Use this guide to help sort through the maintenance and design options for bathroom tile choices.
There are many types of bathroom tile—but not all tiles are best used in wet spots. One important factor? Vitreosity, which is the tile's ability to absorb water. Nonvitreous tiles absorb water and are appropriate only for accent areas; vitreous tile works well in spots prone to splashing. In addition, glazed tiles are impervious to water but unglazed are not, and all bathroom tiles should have a high coefficient of friction to prevent slipping. Here's an overview of the types of bathroom tile choices, maintenance, and design ideas.
Ceramic or Porcelain
Ceramic and porcelain tile is created from a mixture of clays that have been pressed into shape and fired in a kiln at high temperatures. If glazed, these tiles are ideal for baths; they come in an array of colors, patterns, shapes, and sizes. They may also be glazed with high-resolution digital images fused onto the surface.
Typically rough and imperfect, stone tile can be equally at home in rustic or contemporary bathrooms. It is not typically impervious to water, which means that it requires a waterproof membrane to withstand moisture in a bathroom.
Glass tile is typically luminous and quite elegant; it comes in a range of stock colors as well as custom hues. Glass tile in a bathroom is often used in mosaics or as a focal point on walls; they are impervious to liquids and resist staining, but are best used on walls or low-traffic floor areas.
Marble is a natural stone created from limestone that has been crushed and heated by the earth for millions of years. Sophisticated and traditional, marble tile can be highly polished and comes in a range of sizes. Marble can be patterned or veined, adding interesting color to a bathroom.
Decorative tiles may be made of a range of materials and embossed or decorated with a variety of images or patterns—leaves, birds, or stripes, for example. These are perfect collected in a mural or mosaic, in a border, or as an accent.
Granite, available in a range of colors and textures, is harder than other natural stones. It works well as countertops or floors in high-traffic areas.
Limestone, a natural stone, typically has a honed surface and is most often found in brown, beige, and yellow hues. It is appropriate for countertops and flooring.
Metal tiles can be made from solid metal or from resin with a metallic coating. Available in a range of finishes, including bronze, copper, and stainless steel, metal tiles are often used as bathroom accents in conjunction with other types of tiles.
Terra-cotta tile is fired at low temperatures; it is low-density, nonvitreous, and suitable only for dry areas. However if glazed, it may have additional bathroom use.
Travertine is a limestone formed from minerals that have been dissolved in groundwater and pushed through the earth's crust by water. Travertine tile, a multilayer stone, is available in a variety of earthy colors and offers a sophisticated choice for walls and floors.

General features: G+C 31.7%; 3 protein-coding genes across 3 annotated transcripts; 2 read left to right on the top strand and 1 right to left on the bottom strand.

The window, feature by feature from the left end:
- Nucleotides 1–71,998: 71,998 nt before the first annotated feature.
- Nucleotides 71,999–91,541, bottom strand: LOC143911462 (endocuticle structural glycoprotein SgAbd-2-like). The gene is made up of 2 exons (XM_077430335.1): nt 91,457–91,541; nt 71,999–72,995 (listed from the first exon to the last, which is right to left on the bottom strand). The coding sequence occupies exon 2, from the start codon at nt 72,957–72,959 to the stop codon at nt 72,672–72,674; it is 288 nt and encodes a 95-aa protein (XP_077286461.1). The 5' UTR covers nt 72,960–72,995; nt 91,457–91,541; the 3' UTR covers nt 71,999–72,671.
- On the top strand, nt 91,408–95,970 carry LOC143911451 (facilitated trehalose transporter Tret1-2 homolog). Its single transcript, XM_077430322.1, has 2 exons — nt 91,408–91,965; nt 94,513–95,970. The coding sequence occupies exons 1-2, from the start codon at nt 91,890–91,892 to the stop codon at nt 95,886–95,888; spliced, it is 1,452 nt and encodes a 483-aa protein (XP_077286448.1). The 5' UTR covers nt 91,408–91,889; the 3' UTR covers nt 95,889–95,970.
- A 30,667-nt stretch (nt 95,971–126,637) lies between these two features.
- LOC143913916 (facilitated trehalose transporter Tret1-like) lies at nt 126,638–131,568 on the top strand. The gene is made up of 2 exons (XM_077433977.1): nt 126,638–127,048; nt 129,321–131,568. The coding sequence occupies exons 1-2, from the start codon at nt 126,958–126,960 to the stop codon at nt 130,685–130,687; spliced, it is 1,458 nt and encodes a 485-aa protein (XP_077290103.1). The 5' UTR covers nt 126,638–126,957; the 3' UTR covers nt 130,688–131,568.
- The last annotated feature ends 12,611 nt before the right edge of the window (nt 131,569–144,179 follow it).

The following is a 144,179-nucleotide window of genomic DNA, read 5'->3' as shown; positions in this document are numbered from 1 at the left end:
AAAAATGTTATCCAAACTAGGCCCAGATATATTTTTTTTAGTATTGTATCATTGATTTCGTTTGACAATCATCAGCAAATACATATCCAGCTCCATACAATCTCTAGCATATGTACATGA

Cement-bodied tile, a cured sand-and-mortar mix, is a nonvitreous tile with excellent durability. Some tiles look rough-hewn, others sport smooth finishes.
Saltillo tile is dried but not fired; it is a low-density, nonvitreous product with a rough texture. Its natural imperfections can add rustic charm, but this tile also absorbs water readily.
Slate is a fine-grain stone created from shale and clay, transformed by heat and pressure. Featuring a textured surface that's naturally slip-resistant, slate can be used on floors, walls, and countertops.
Quarry tile, extruded and fired at high temperatures, is semivitreous or vitreous. It is fired unglazed with bisques in many colors, sizes, and shapes.
Tile floors are incredibly durable, and look great in any room of your home. To keep them looking like new, it's important to keep them clean. These floors are ceramic tile, and don't require special care. Coarse tiles such as slate, marble, granite, or limestone do require individualized care and often specific cleaners. To clean ceramic or other glazed tile, first sweep or vacuum the floor to remove loose dirt and grime. Next, wash the floors with mild detergent and warm water. Using a soft cloth or Shammy-style mop. Avoid sponge mops which push the dirty water into grout lines, only creating more work. If your floors are particularly dirty, change the water often. If the tile looks cloudy, use a non-abrasive all-purpose cleaner to remove dirt and residue from the tile. Then, buff dry with a cloth. Give your knees and back a break, and dry the tiles standing up. It's always smart to test any cleaner before beginning. Look to the tile manufacturer for specific instructions, and your floors will look like new for years to come.